ABC economist predicts a ‘W’ shaped recovery for construction industry

ABC economist predicts a ‘W’ shaped recovery for construction industry

Anirban Basu has forecasted that a recession may still be on the horizon given a surge of coronavirus cases, lack of new stimuli from Congress and supply difficulties.

December 17, 2020

According to a 2021 economic outlook published in Construction Executive magazine, Associated Builders and Contractors’ Chief Economist Anirban Basu has forecasted a recession threat for the construction sector next year.

“Another recession may be on the horizon. Critically, one could occur even if a further stimulus is passed,” Basu said. “Stimulus supports the demand side of the economy, primarily. Another shutdown would compromise the economy’s ability to produce (supply side), presumably leading to another round of mass layoffs, job loss, crumbling consumer confidence, corporate bankruptcies and other negative outcomes. If the first recession is any indication, the next one will be sharp and short. Regardless, that would delay complete recovery, which is the ultimate aspiration.”

Although ABC’s Construction Backlog Indicator rebounded to 7.7 months in October and construction had added 689,000 jobs by September (after a loss of 1.1 million in March and April), Basu indicates that another surge of case numbers paired with a lack of new stimuli from Congress, as well as supply difficulties—such as increasing softwood lumber and steel prices—will likely result in a “W” shaped recovery.

Commercial real estate, Basu determines, is particularly on the outs because the majority of the American workforce has abandoned Class A office spaces for their homes. In fact, the negation of commutes, childcare concerns and office distractions have meant that 37 percent of workers now complete their jobs entirely from home, the association states.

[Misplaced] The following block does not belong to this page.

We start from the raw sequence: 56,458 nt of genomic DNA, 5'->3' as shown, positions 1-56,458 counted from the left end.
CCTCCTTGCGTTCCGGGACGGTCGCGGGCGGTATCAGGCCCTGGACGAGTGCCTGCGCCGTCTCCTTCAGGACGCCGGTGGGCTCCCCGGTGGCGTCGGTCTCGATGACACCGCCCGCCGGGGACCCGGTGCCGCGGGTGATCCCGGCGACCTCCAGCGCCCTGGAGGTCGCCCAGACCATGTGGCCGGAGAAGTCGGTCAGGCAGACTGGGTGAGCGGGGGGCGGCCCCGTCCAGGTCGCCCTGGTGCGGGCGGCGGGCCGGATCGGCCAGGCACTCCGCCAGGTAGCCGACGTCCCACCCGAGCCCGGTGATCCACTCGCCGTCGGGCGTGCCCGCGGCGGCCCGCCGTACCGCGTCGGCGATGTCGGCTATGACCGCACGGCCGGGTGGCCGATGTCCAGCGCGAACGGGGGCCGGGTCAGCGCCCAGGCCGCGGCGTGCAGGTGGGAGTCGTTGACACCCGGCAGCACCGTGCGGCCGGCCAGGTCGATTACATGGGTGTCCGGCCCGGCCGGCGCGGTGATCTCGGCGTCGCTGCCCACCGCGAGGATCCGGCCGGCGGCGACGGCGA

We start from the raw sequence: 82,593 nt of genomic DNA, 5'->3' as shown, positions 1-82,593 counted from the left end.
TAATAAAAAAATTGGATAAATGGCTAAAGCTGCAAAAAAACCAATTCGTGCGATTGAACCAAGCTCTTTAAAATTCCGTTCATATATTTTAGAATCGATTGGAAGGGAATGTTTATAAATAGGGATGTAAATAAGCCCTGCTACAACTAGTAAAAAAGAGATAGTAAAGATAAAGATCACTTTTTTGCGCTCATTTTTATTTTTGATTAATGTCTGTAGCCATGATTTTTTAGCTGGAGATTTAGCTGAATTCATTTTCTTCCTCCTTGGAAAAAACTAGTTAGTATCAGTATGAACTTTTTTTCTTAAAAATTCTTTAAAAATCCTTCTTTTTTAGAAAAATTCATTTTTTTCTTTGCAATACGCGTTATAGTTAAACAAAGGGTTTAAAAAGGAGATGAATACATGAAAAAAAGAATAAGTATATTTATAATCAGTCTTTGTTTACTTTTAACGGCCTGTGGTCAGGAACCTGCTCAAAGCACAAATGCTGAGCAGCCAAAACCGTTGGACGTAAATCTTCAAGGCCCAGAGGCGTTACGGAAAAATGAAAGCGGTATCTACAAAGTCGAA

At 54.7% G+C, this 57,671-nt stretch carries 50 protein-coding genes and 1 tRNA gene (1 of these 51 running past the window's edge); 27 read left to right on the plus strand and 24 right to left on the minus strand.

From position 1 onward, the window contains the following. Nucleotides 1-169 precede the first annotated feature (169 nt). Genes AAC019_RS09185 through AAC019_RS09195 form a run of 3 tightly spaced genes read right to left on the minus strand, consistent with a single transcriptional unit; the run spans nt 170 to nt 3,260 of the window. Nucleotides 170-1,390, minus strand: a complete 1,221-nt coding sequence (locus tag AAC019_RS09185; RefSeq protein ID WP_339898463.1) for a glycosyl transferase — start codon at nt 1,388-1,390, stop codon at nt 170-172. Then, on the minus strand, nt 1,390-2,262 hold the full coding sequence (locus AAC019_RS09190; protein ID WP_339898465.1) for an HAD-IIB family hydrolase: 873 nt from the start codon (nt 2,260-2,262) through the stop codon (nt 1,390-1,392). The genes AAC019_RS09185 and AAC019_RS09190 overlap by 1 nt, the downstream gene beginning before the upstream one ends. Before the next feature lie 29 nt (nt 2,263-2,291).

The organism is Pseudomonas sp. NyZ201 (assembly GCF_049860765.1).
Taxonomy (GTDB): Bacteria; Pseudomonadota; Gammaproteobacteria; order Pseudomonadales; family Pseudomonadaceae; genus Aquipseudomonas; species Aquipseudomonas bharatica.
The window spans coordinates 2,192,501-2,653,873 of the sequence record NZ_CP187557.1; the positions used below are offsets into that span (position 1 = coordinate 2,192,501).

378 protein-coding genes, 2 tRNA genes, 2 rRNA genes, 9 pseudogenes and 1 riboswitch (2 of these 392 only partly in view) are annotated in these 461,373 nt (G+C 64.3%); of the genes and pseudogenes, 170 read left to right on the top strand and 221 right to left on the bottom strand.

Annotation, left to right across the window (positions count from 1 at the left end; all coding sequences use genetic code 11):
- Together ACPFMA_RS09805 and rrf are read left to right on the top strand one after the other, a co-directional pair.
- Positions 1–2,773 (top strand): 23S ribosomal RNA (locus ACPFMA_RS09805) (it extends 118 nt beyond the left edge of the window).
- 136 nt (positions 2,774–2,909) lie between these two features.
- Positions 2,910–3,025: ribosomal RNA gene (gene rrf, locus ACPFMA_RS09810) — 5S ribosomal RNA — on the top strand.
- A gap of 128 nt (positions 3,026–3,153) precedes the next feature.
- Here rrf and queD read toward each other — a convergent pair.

“Survey data indicates that lending to commercial real estate ventures has tightened, while state and local government finances have been compromised, especially in states that depend upon substantial tourism activity,” Basu said. “This only adds to the simmering uncertainty that lingers, resulting in less risk-taking among developers and others who procure nonresidential construction services. Nonresidential construction employment is down almost 6 percent on a year-ago basis as winter approaches.”

Basu also notes that backlog data has been receding, with some contractors indicating that they will exhaust current backlog by year’s end. In addition, according to ABC’s November Construction Confidence Index, the readings for sales, profit margins and staffing levels once again decreased, although staffing levels remained above the threshold of 50, indicating expectations of expansion over the next six months.

However, Basu has illuminated some potential economic bright spots, such as e-commerce and Class B office space.

“Even with all these negative signs in the construction market, there are some bright spots,” he said. “One segment that has benefited from the shutdowns and social distancing measures is e-commerce.”